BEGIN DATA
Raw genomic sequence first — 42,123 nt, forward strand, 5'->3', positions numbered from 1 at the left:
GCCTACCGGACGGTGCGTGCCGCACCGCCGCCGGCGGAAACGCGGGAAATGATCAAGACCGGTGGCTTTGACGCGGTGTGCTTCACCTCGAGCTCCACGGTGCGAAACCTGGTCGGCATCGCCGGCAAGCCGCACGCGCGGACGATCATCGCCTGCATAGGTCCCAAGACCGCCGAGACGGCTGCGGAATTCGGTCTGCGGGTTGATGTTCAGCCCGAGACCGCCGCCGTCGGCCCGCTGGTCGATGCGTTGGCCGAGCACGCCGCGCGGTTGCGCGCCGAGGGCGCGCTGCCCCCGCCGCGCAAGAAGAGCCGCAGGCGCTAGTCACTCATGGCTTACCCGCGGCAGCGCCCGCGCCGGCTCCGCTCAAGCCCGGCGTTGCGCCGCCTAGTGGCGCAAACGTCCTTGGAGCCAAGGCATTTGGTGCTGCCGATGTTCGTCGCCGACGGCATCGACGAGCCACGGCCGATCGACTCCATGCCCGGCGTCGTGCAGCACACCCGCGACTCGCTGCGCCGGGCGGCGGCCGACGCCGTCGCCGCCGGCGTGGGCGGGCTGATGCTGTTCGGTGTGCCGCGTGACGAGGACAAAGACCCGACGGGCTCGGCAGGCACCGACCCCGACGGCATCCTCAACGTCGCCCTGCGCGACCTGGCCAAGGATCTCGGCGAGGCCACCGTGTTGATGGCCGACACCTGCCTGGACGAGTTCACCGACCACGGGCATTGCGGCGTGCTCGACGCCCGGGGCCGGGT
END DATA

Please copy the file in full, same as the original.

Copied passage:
Raw genomic sequence first — 42,123 nt, forward strand, 5'->3', positions numbered from 1 at the left:
GCCTACCGGACGGTGCGTGCCGCACCGCCGCCGGCGGAAACGCGGGAAATGATCAAGACCGGTGGCTTTGACGCGGTGTGCTTCACCTCGAGCTCCACGGTGCGAAACCTGGTCGGCATCGCCGGCAAGCCGCACGCGCGGACGATCATCGCCTGCATAGGTCCCAAGACCGCCGAGACGGCTGCGGAATTCGGTCTGCGGGTTGATGTTCAGCCCGAGACCGCCGCCGTCGGCCCGCTGGTCGATGCGTTGGCCGAGCACGCCGCGCGGTTGCGCGCCGAGGGCGCGCTGCCCCCGCCGCGCAAGAAGAGCCGCAGGCGCTAGTCACTCATGGCTTACCCGCGGCAGCGCCCGCGCCGGCTCCGCTCAAGCCCGGCGTTGCGCCGCCTAGTGGCGCAAACGTCCTTGGAGCCAAGGCATTTGGTGCTGCCGATGTTCGTCGCCGACGGCATCGACGAGCCACGGCCGATCGACTCCATGCCCGGCGTCGTGCAGCACACCCGCGACTCGCTGCGCCGGGCGGCGGCCGACGCCGTCGCCGCCGGCGTGGGCGGGCTGATGCTGTTCGGTGTGCCGCGTGACGAGGACAAAGACCCGACGGGCTCGGCAGGCACCGACCCCGACGGCATCCTCAACGTCGCCCTGCGCGACCTGGCCAAGGATCTCGGCGAGGCCACCGTGTTGATGGCCGACACCTGCCTGGACGAGTTCACCGACCACGGGCATTGCGGCGTGCTCGACGCCCGGGGCCGGGT